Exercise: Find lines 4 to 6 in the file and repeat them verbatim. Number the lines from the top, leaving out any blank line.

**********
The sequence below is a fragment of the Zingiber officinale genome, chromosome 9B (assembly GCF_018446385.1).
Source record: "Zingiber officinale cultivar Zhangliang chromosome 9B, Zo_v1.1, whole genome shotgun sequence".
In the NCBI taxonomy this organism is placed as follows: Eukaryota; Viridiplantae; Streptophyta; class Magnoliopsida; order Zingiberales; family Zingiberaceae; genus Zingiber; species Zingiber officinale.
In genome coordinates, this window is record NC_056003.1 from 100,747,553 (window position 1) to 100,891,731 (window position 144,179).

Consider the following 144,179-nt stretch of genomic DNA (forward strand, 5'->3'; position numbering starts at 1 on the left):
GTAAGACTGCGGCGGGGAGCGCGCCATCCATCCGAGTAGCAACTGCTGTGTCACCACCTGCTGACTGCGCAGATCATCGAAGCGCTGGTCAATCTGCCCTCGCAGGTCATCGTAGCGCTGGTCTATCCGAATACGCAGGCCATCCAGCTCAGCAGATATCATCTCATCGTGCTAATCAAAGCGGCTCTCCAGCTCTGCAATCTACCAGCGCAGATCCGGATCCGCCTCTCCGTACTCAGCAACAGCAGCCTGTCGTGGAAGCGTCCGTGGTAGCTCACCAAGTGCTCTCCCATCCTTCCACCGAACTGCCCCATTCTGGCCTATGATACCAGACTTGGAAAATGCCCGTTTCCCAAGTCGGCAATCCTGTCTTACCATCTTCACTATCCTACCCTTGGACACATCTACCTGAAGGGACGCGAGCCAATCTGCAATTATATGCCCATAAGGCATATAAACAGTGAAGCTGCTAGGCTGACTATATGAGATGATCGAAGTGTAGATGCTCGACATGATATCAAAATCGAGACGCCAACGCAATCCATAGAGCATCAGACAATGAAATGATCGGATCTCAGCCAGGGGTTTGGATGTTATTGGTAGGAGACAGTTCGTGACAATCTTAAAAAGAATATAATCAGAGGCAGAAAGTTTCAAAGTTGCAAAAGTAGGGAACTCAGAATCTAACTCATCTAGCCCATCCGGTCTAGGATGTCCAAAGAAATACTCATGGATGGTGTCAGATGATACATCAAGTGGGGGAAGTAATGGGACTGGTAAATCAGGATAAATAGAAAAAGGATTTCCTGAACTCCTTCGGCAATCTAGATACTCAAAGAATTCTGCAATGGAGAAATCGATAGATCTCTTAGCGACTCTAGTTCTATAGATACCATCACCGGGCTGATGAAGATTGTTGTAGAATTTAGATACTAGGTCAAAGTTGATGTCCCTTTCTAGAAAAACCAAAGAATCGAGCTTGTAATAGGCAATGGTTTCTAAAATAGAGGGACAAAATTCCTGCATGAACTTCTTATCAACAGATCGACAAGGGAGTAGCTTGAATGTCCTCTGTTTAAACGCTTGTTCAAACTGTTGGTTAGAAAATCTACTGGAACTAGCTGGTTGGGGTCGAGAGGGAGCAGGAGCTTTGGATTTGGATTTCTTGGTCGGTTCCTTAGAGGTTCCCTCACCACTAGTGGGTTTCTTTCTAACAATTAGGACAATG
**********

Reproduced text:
In genome coordinates, this window is record NC_056003.1 from 100,747,553 (window position 1) to 100,891,731 (window position 144,179).

Consider the following 144,179-nt stretch of genomic DNA (forward strand, 5'->3'; position numbering starts at 1 on the left):
GTAAGACTGCGGCGGGGAGCGCGCCATCCATCCGAGTAGCAACTGCTGTGTCACCACCTGCTGACTGCGCAGATCATCGAAGCGCTGGTCAATCTGCCCTCGCAGGTCATCGTAGCGCTGGTCTATCCGAATACGCAGGCCATCCAGCTCAGCAGATATCATCTCATCGTGCTAATCAAAGCGGCTCTCCAGCTCTGCAATCTACCAGCGCAGATCCGGATCCGCCTCTCCGTACTCAGCAACAGCAGCCTGTCGTGGAAGCGTCCGTGGTAGCTCACCAAGTGCTCTCCCATCCTTCCACCGAACTGCCCCATTCTGGCCTATGATACCAGACTTGGAAAATGCCCGTTTCCCAAGTCGGCAATCCTGTCTTACCATCTTCACTATCCTACCCTTGGACACATCTACCTGAAGGGACGCGAGCCAATCTGCAATTATATGCCCATAAGGCATATAAACAGTGAAGCTGCTAGGCTGACTATATGAGATGATCGAAGTGTAGATGCTCGACATGATATCAAAATCGAGACGCCAACGCAATCCATAGAGCATCAGACAATGAAATGATCGGATCTCAGCCAGGGGTTTGGATGTTATTGGTAGGAGACAGTTCGTGACAATCTTAAAAAGAATATAATCAGAGGCAGAAAGTTTCAAAGTTGCAAAAGTAGGGAACTCAGAATCTAACTCATCTAGCCCATCCGGTCTAGGATGTCCAAAGAAATACTCATGGATGGTGTCAGATGATACATCAAGTGGGGGAAGTAATGGGACTGGTAAATCAGGATAAATAGAAAAAGGATTTCCTGAACTCCTTCGGCAATCTAGATACTCAAAGAATTCTGCAATGGAGAAATCGATAGATCTCTTAGCGACTCTAGTTCTATAGATACCATCACCGGGCTGATGAAGATTGTTGTAGAATTTAGATACTAGGTCAAAGTTGATGTCCCTTTCTAGAAAAACCAAAGAATCGAGCTTGTAATAGGCAATGGTTTCTAAAATAGAGGGACAAAATTCCTGCATGAACTTCTTATCAACAGATCGACAAGGGAGTAGCTTGAATGTCCTCTGTTTAAACGCTTGTTCAAACTGTTGGTTAGAAAATCTACTGGAACTAGCTGGTTGGGGTCGAGAGGGAGCAGGAGCTTTGGATTTGGATTTCTTGGTCGGTTCCTTAGAGGTTCCCTCACCACTAGTGGGTTTCTTTCTAACAATTAGGACAATG